Published March 2017, last updated January 2018
Email has its origins in US military and academic institutions of the 1970s. The network was private, and its users were known and trusted, so it didn’t need to be too secure. Its creators could hardly have predicted that this simple system would survive largely unchanged into the 21st century and become an essential part of our lives.
Simplicity, openness, and the fact that it’s free are some of email’s greatest strengths, but they also leave it open to abuse. We’ve all faced the challenge of trying to tell whether a message is genuine, knowing that a bogus message could lead to identity theft, financial loss, or damage to our computer. With a little knowledge, you can protect yourself well from these threats.
In the past, poor software design meant it was advisable to not even open suspect messages. This has been fixed. Nowadays, opening any email is generally safe.
Instead, the dangers lie in:
A simple email comprises a To and From address, subject and body. It’s easy to spoof the From address; in other words, anyone can send a message purporting to be from any address. So bear in mind that, for example, a message from firstname.lastname@example.org may not really be from BT.
This might sound like an unforgivable shortcoming, but consider that the postal service is the same: I can write to you and put someone else’s address on the back of the envelope.
The good news is that many bogus email senders don’t spoof the From address, or spoof it to something that’s a blatant giveaway that the message is bogus.
This is perhaps thanks to the increasing adoption of systems that designate certain servers as the authorised email senders for certain domains. Modern providers like Gmail and Hotmail use this information to identify spoofed From addresses and mark messages as spam.
So if you suspect a message is bogus, check its From address. If for example the message is about your Amazon account, but the From address doesn’t end in something like @amazon.co.uk, alarm bells should ring.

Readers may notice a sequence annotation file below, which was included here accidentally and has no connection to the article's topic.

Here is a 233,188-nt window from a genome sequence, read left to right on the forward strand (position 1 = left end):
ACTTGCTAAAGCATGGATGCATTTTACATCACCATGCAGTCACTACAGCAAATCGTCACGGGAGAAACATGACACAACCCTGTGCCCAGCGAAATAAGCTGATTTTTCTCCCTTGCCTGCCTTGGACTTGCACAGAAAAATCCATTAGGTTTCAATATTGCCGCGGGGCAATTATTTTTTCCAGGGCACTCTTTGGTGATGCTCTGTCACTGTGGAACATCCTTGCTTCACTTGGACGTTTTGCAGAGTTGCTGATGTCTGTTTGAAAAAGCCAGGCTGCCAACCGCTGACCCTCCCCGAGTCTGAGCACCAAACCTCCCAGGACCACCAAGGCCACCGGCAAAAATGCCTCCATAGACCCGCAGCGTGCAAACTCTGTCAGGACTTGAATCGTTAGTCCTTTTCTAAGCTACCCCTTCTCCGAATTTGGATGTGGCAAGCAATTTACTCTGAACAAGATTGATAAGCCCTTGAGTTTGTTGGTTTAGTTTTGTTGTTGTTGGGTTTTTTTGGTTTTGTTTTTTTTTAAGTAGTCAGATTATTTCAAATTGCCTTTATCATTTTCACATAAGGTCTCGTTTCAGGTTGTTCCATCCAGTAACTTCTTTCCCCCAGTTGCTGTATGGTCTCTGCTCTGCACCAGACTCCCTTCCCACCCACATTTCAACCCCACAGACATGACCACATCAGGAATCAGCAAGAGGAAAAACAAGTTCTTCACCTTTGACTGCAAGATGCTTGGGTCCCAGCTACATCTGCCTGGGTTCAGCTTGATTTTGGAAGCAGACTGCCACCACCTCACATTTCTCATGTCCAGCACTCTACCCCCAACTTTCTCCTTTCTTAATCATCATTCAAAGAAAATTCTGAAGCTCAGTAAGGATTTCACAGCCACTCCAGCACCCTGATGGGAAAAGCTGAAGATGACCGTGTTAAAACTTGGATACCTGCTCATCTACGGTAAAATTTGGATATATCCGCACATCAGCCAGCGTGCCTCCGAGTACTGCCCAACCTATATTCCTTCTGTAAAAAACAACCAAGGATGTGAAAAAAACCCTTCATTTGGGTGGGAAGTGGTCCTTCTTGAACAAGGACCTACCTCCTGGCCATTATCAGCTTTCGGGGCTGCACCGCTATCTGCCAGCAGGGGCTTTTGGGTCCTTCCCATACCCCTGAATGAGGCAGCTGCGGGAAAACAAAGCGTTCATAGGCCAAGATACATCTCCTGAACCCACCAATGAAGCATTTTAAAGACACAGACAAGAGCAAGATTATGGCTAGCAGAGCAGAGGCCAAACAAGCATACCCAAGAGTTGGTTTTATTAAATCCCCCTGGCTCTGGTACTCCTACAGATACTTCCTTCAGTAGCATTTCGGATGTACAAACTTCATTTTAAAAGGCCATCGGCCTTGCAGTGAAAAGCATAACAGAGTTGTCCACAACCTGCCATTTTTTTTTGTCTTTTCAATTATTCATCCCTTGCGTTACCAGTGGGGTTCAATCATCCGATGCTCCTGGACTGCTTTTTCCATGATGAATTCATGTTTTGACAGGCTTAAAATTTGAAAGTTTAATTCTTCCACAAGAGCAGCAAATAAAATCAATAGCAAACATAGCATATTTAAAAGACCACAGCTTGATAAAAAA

Unfortunately a lot of email software now hides the From address to begin with, instead showing just the sender name. The sender name is useless because bogus messages almost always spoof it (e.g. ‘Barclays helpdesk’). So ignore the sender name, and learn how to reveal the From address in your email software. Often, you do it by hovering over or clicking the sender name.
To achieve its aim, a bogus email might for example tell you that someone has hacked into your Facebook account, and have a link saying ‘click here to change your password’. You needn’t take chances with these links.
In Safari on Mac, you need to click View > Show Status Bar to enable this.
Learn how to interpret an address to decide whether or not it’s genuine.
Here’s a typical address:
As far as determining its legitimacy is concerned, there are only two parts that matter:
That first slash is vital. Look carefully at this address:
At a glance it looks like a BBC article, but there’s no slash after www.bbc.co.uk — the hostname continues, in this case to the end of the address. It’s an elaborate hostname that in fact resolves to the server hosting this website, martinedwards.co.uk. I could put up a page there mimicking the BBC but with a side helping of malware!
In the above example, the address of the genuine article would have a slash immediately after the BBC’s hostname: bbc.co.uk/news/health/39217858.
The key is to read a hostname backwards from the final slash – or the end of the address, if there’s no slash – as it’s the right-most part that gives it away.
Finally, it’s important to note that a link may be made to look like an address that’s different to its actual destination. Hover your mouse over the following example – or long-press on a phone or tablet – to see what I mean, or click to see where it takes you (it’s harmless, just not what you’d expect):
A common sign that a message is bogus is bad spelling or grammar. In the heat of the moment it may be easy to miss, but it’s often the most obvious clue, so take your time. For example:
My customers often forward me suspect messages, asking if they’re bogus. Of those that are, almost all contain simple giveaways like this.
Of course, a genuine sender may make a spelling mistake, and conversely, a scammer may write perfect English! So there’s no definitive rule here.
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